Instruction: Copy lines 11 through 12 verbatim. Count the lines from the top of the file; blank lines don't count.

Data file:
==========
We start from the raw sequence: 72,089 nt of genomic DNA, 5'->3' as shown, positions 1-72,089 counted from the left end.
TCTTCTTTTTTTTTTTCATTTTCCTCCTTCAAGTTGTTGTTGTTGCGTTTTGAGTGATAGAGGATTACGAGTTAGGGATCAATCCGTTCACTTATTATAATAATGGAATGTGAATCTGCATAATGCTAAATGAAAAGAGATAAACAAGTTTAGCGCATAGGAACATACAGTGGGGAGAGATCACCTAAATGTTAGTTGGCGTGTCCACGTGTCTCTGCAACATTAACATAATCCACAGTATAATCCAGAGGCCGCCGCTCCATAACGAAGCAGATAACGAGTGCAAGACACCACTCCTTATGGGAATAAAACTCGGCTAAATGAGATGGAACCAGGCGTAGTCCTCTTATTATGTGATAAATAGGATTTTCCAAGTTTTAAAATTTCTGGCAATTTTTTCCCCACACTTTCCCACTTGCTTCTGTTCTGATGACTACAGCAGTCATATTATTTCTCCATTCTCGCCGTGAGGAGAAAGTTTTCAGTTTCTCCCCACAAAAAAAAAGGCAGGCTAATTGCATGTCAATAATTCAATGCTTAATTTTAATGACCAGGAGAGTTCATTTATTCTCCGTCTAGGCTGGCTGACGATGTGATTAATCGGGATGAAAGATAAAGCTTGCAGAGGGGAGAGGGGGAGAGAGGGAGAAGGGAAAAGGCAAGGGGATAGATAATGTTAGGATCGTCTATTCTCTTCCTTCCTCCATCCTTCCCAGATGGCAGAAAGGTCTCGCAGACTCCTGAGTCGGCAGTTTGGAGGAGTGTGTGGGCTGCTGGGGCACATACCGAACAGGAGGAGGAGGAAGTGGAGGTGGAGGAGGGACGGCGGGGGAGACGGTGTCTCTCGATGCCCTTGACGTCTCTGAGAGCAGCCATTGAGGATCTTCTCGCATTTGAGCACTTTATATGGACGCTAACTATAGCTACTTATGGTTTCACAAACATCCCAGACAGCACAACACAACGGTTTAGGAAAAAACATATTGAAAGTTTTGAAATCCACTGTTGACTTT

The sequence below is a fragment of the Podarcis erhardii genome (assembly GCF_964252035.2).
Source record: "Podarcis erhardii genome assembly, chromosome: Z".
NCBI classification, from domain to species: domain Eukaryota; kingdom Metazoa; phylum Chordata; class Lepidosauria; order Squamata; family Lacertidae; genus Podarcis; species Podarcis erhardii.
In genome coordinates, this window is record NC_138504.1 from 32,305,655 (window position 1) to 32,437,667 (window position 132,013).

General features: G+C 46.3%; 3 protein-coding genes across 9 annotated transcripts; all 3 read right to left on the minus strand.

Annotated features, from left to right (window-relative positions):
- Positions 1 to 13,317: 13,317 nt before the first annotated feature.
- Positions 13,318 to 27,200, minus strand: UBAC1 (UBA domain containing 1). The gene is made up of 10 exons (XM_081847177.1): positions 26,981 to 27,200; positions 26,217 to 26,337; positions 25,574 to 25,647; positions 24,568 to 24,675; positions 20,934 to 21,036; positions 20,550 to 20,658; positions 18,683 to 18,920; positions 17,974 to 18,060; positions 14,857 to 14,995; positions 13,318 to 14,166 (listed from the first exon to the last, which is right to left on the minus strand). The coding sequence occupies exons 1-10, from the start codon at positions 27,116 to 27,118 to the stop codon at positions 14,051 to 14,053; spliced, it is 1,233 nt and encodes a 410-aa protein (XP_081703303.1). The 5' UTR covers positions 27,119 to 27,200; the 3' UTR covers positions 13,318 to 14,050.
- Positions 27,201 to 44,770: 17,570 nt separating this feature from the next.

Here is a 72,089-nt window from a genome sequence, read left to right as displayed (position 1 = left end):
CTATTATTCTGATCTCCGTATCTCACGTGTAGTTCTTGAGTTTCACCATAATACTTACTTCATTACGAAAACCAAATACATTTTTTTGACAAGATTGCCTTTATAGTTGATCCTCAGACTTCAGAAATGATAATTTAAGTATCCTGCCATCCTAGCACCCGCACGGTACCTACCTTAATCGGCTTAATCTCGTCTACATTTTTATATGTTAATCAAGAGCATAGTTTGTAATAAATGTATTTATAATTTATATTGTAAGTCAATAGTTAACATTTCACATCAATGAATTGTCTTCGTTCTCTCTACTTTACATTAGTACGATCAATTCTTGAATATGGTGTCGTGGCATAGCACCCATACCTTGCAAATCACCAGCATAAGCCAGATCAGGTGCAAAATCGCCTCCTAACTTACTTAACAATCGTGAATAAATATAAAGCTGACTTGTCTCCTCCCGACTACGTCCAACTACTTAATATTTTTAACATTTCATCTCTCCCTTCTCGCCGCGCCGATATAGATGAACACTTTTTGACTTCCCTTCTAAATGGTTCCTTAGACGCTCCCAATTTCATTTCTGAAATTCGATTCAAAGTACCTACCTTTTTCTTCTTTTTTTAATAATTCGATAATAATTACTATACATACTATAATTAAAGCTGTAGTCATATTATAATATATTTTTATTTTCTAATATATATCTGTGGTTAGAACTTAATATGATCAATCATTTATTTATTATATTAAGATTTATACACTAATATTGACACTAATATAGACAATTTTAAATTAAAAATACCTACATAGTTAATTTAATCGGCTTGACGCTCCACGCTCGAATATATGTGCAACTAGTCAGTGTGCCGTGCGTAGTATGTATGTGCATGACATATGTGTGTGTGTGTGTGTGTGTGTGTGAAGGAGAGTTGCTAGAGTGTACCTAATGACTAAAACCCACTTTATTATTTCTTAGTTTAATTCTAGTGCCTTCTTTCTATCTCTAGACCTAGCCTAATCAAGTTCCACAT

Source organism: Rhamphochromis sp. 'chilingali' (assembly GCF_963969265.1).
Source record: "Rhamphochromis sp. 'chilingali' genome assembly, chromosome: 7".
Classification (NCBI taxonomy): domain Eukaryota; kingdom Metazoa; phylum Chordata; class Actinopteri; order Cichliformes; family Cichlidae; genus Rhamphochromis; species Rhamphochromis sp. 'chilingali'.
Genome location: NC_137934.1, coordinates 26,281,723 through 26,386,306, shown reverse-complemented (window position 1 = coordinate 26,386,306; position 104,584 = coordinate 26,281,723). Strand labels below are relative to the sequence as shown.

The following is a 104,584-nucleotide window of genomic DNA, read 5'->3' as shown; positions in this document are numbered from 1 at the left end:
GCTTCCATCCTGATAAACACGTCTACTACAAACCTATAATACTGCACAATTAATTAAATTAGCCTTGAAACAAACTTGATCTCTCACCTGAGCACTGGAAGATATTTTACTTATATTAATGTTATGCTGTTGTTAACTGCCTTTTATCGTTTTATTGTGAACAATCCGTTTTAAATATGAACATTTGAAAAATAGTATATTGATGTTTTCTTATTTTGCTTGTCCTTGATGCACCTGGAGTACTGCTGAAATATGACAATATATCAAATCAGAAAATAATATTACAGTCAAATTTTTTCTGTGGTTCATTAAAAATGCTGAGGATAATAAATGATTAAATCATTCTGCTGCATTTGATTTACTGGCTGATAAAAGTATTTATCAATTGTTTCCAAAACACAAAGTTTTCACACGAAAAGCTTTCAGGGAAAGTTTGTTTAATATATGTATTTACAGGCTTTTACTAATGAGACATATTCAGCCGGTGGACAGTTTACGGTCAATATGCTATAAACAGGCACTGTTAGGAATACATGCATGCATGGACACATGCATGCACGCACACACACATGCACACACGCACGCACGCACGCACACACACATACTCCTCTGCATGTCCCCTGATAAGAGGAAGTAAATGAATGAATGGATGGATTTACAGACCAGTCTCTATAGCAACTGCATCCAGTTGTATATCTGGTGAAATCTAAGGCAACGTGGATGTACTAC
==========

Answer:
- Positions 27,201 to 44,770: 17,570 nt separating this feature from the next.

Here is a 72,089-nt window from a genome sequence, read left to right as displayed (position 1 = left end):